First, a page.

A solar system is a star and all of the objects that travel around it—planets, moons, asteroids, comets and meteoroids. Most stars host their own planets, so there are likely tens of billions of other solar systems in the Milky Way galaxy alone. Solar systems can also have more than one star. These are called binary star systems if there are two stars, or multi-star systems if there are three or more stars.
Page Updated: January 25, 2018
"How many planets are in the solar system? How did it form in the Milky Way galaxy? Learn facts about the solar system's genesis, plus its planets, moons, and asteroids."
Source: National Geographic (Youtube) Published: on Aug 30, 2017
"The vastness of space is almost too mind-boggling for the human brain to comprehend. In order to accurately illustrate our place in the universe, one group of friends decided to build the first scale model of the solar system in seven miles of empty desert."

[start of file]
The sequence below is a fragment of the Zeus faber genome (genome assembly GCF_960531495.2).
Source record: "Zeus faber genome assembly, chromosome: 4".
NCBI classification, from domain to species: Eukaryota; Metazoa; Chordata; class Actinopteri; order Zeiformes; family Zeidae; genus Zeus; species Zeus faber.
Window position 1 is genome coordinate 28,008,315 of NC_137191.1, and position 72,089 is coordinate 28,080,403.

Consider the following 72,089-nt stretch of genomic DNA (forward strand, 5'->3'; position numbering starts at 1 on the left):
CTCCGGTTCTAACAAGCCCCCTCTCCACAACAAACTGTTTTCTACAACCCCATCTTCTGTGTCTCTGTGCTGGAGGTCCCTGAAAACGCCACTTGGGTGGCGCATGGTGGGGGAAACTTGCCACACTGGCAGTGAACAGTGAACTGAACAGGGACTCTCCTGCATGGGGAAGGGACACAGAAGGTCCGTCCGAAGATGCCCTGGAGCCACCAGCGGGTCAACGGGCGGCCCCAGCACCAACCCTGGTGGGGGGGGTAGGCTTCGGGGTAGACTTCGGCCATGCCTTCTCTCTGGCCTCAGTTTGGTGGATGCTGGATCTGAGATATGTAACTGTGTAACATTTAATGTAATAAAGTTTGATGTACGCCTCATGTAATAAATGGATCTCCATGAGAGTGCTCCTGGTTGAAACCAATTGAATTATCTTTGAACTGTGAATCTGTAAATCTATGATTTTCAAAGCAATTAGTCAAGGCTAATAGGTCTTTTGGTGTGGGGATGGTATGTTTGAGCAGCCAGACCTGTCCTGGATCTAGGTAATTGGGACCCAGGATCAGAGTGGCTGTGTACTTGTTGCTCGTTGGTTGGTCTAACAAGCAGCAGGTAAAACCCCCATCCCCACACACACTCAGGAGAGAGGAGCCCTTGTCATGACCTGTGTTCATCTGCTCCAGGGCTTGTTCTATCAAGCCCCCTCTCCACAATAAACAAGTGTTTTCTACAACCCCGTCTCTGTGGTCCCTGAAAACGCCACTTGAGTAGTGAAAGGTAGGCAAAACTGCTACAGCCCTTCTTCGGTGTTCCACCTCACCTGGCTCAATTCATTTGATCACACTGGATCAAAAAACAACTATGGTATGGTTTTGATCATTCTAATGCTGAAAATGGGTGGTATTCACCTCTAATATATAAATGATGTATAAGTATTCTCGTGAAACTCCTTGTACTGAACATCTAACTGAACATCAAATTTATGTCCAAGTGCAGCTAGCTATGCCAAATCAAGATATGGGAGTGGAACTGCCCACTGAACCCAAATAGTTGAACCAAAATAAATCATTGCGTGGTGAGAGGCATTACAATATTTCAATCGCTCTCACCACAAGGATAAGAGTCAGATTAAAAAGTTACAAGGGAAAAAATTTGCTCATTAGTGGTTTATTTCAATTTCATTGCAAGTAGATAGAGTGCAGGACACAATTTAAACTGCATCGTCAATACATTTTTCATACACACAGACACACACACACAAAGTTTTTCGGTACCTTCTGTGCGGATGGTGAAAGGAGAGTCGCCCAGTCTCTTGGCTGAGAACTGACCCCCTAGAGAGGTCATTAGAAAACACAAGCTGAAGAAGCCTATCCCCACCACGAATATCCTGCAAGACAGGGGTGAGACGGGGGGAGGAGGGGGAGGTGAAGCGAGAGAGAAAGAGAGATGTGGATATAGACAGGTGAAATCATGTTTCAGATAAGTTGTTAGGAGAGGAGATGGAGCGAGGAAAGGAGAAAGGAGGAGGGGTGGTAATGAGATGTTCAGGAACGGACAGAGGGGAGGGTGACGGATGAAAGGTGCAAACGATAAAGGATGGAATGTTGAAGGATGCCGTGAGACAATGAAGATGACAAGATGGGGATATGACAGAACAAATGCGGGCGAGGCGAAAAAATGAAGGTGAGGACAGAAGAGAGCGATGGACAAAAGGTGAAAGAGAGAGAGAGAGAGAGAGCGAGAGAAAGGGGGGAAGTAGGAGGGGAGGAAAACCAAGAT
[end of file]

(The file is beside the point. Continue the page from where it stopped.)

Source: National Geographic (Youtube) Published: on Mar 2, 2017
Our solar system formed about 4.5 billion years ago from a dense cloud of interstellar gas and dust. The cloud collapsed, possibly due to the shockwave of a nearby exploding star, called a supernova. When this dust cloud collapsed, it formed a solar nebula—a spinning, swirling disk of material.
At the center, gravity pulled more and more material in. Eventually the pressure in the core was so great that hydrogen atoms began to combine and form helium, releasing a tremendous amount of energy. With that, our Sun was born, and it eventually amassed more than 99 percent of the available matter.
Source: NASA Page Updated: January 22, 2018
'You'll never get your head around how big the universe is,' warns astronomer Pete Edwards of the University of Durham in this film about measuring astronomical distances. 'There are as many stars in the universe as there are grains of sand on the Earth.' So how far is a light year? And supposing our galaxy were the size of a grain of sand, how big would the universe be?
Source: The Guardian (Youtube) Published: Feb 12, 2013
Page Updated: September 26, 2018